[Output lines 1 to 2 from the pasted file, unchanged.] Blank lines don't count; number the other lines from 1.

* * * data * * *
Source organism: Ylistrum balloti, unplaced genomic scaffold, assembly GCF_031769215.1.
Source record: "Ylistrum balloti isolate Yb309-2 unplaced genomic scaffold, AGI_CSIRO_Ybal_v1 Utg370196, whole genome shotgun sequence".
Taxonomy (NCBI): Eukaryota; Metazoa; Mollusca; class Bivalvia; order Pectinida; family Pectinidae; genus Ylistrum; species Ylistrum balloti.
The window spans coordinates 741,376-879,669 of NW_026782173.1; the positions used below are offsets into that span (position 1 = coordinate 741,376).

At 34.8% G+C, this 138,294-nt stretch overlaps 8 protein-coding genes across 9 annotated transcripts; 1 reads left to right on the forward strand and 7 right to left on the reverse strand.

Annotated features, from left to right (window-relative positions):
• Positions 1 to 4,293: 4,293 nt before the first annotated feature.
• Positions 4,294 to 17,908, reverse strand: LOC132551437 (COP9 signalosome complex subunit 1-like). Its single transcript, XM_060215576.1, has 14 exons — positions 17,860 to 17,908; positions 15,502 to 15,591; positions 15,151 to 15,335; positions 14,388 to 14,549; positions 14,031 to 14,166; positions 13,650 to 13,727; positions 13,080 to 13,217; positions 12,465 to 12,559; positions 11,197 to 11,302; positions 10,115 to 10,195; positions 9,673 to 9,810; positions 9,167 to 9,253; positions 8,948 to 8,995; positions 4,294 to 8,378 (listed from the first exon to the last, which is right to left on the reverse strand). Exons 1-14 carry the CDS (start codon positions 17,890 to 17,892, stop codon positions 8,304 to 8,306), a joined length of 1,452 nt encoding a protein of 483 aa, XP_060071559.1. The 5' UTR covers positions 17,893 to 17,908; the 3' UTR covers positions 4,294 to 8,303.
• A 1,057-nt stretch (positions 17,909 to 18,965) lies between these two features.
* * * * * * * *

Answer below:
Source organism: Ylistrum balloti, unplaced genomic scaffold, assembly GCF_031769215.1.
Source record: "Ylistrum balloti isolate Yb309-2 unplaced genomic scaffold, AGI_CSIRO_Ybal_v1 Utg370196, whole genome shotgun sequence".